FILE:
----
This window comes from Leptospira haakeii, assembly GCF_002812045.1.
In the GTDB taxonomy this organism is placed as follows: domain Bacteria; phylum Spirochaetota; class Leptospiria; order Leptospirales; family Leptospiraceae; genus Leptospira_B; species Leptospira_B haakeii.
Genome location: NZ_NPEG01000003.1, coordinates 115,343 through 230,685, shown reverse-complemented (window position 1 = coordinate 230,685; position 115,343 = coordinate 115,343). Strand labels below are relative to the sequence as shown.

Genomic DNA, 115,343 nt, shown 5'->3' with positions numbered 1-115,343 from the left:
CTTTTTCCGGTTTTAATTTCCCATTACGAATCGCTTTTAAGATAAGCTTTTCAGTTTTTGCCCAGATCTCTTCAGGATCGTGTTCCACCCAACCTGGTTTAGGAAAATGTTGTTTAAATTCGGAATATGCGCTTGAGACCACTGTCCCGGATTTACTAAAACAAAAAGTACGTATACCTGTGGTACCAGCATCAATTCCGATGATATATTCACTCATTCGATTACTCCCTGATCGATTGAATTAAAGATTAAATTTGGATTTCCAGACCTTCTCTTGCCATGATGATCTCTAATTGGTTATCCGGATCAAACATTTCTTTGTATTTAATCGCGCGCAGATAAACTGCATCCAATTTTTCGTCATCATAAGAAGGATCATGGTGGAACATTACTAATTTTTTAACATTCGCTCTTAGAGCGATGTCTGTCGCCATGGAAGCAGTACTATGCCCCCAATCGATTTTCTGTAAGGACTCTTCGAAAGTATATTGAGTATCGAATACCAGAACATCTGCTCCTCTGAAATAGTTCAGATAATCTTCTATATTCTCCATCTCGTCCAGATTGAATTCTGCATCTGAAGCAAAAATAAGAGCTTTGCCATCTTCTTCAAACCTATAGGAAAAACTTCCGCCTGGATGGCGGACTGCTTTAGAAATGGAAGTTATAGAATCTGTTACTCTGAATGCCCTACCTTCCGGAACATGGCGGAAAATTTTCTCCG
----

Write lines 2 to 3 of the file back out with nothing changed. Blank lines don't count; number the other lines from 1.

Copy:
In the GTDB taxonomy this organism is placed as follows: domain Bacteria; phylum Spirochaetota; class Leptospiria; order Leptospirales; family Leptospiraceae; genus Leptospira_B; species Leptospira_B haakeii.
Genome location: NZ_NPEG01000003.1, coordinates 115,343 through 230,685, shown reverse-complemented (window position 1 = coordinate 230,685; position 115,343 = coordinate 115,343). Strand labels below are relative to the sequence as shown.